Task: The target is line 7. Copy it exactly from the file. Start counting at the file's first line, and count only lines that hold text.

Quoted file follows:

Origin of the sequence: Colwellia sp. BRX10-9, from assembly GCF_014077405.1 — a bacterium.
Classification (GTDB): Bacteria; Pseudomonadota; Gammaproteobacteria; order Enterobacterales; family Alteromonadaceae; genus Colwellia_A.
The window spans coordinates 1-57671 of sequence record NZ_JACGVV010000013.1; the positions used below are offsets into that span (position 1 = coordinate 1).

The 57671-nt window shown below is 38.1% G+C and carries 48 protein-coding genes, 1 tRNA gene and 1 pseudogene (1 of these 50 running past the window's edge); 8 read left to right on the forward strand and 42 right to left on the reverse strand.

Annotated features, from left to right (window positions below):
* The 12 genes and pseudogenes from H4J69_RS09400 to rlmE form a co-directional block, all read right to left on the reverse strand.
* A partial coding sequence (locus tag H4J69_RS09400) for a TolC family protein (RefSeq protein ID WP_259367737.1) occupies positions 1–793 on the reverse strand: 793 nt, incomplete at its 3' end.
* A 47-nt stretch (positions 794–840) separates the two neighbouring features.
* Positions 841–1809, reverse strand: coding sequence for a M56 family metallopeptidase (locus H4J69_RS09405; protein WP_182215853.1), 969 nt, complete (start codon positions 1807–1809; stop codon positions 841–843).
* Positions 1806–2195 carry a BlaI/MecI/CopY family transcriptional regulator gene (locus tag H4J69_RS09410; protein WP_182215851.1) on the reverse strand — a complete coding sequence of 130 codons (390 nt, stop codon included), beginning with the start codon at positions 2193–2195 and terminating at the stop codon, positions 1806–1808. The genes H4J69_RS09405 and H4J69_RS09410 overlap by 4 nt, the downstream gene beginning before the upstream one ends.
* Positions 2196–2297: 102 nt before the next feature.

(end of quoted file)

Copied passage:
* A partial coding sequence (locus tag H4J69_RS09400) for a TolC family protein (RefSeq protein ID WP_259367737.1) occupies positions 1–793 on the reverse strand: 793 nt, incomplete at its 3' end.